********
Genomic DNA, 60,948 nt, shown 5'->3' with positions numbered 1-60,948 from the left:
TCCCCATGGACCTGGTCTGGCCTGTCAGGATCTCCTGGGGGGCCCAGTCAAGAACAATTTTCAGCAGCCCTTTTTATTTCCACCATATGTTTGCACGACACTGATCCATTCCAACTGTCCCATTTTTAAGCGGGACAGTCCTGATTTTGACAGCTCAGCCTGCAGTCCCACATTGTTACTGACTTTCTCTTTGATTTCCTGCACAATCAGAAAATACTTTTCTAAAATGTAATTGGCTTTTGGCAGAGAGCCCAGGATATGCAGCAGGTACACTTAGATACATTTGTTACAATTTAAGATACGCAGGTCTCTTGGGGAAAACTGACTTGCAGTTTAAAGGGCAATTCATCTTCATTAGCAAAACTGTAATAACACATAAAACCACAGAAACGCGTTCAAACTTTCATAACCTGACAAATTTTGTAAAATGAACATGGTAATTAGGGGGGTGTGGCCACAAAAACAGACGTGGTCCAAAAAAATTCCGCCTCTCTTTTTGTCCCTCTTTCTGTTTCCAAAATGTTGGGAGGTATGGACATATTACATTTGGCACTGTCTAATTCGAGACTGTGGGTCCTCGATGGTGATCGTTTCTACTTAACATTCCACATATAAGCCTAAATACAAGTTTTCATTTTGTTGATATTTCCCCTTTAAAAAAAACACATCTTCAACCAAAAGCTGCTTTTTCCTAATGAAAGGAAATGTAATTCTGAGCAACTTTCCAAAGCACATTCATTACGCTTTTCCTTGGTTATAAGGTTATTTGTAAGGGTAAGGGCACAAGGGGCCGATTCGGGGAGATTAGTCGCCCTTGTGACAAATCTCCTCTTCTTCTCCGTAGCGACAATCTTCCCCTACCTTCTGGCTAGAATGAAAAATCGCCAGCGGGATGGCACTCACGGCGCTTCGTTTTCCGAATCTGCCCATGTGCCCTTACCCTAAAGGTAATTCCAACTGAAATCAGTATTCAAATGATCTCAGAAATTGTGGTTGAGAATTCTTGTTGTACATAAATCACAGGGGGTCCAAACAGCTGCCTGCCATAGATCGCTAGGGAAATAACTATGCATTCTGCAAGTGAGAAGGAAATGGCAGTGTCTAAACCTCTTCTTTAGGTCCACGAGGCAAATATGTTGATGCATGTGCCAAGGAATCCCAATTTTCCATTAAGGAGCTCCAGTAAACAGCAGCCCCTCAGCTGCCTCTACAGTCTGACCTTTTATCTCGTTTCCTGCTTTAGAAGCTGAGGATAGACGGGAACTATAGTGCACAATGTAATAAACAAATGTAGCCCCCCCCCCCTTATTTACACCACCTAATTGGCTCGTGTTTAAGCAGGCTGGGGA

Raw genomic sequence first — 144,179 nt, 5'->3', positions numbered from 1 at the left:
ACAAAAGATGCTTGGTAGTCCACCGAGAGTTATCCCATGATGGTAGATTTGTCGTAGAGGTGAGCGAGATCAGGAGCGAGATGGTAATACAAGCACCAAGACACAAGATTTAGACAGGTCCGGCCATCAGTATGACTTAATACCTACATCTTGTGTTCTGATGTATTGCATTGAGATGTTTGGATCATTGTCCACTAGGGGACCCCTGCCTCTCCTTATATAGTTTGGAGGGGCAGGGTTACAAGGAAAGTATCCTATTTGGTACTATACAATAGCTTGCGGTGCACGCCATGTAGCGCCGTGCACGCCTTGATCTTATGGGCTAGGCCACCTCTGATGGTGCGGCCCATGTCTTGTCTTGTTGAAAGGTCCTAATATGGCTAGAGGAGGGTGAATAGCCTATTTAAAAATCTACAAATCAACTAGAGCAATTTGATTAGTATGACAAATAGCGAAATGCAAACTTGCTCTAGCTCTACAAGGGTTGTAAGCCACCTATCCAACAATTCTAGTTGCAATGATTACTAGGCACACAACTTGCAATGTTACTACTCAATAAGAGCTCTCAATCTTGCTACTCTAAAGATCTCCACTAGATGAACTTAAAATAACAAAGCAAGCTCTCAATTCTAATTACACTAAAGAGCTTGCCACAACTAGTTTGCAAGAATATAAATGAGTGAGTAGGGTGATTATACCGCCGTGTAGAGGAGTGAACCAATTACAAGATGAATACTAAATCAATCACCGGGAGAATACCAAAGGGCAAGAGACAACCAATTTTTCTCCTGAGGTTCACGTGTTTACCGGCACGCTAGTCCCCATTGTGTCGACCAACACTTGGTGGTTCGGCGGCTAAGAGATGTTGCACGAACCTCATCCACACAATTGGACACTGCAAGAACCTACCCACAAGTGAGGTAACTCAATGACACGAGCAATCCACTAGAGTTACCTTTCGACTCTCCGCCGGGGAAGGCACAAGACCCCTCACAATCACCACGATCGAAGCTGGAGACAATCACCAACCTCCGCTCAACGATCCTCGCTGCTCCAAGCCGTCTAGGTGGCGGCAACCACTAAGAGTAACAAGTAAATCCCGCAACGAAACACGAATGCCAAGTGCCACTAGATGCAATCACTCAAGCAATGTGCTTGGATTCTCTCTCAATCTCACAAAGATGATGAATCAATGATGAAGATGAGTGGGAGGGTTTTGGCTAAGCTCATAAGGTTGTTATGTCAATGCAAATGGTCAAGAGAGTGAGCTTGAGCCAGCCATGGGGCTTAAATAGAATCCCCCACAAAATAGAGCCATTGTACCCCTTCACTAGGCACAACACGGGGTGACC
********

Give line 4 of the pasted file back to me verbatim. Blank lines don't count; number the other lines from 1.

ACAAAAGATGCTTGGTAGTCCACCGAGAGTTATCCCATGATGGTAGATTTGTCGTAGAGGTGAGCGAGATCAGGAGCGAGATGGTAATACAAGCACCAAGACACAAGATTTAGACAGGTCCGGCCATCAGTATGACTTAATACCTACATCTTGTGTTCTGATGTATTGCATTGAGATGTTTGGATCATTGTCCACTAGGGGACCCCTGCCTCTCCTTATATAGTTTGGAGGGGCAGGGTTACAAGGAAAGTATCCTATTTGGTACTATACAATAGCTTGCGGTGCACGCCATGTAGCGCCGTGCACGCCTTGATCTTATGGGCTAGGCCACCTCTGATGGTGCGGCCCATGTCTTGTCTTGTTGAAAGGTCCTAATATGGCTAGAGGAGGGTGAATAGCCTATTTAAAAATCTACAAATCAACTAGAGCAATTTGATTAGTATGACAAATAGCGAAATGCAAACTTGCTCTAGCTCTACAAGGGTTGTAAGCCACCTATCCAACAATTCTAGTTGCAATGATTACTAGGCACACAACTTGCAATGTTACTACTCAATAAGAGCTCTCAATCTTGCTACTCTAAAGATCTCCACTAGATGAACTTAAAATAACAAAGCAAGCTCTCAATTCTAATTACACTAAAGAGCTTGCCACAACTAGTTTGCAAGAATATAAATGAGTGAGTAGGGTGATTATACCGCCGTGTAGAGGAGTGAACCAATTACAAGATGAATACTAAATCAATCACCGGGAGAATACCAAAGGGCAAGAGACAACCAATTTTTCTCCTGAGGTTCACGTGTTTACCGGCACGCTAGTCCCCATTGTGTCGACCAACACTTGGTGGTTCGGCGGCTAAGAGATGTTGCACGAACCTCATCCACACAATTGGACACTGCAAGAACCTACCCACAAGTGAGGTAACTCAATGACACGAGCAATCCACTAGAGTTACCTTTCGACTCTCCGCCGGGGAAGGCACAAGACCCCTCACAATCACCACGATCGAAGCTGGAGACAATCACCAACCTCCGCTCAACGATCCTCGCTGCTCCAAGCCGTCTAGGTGGCGGCAACCACTAAGAGTAACAAGTAAATCCCGCAACGAAACACGAATGCCAAGTGCCACTAGATGCAATCACTCAAGCAATGTGCTTGGATTCTCTCTCAATCTCACAAAGATGATGAATCAATGATGAAGATGAGTGGGAGGGTTTTGGCTAAGCTCATAAGGTTGTTATGTCAATGCAAATGGTCAAGAGAGTGAGCTTGAGCCAGCCATGGGGCTTAAATAGAATCCCCCACAAAATAGAGCCATTGTACCCCTTCACTAGGCACAACACGGGGTGACC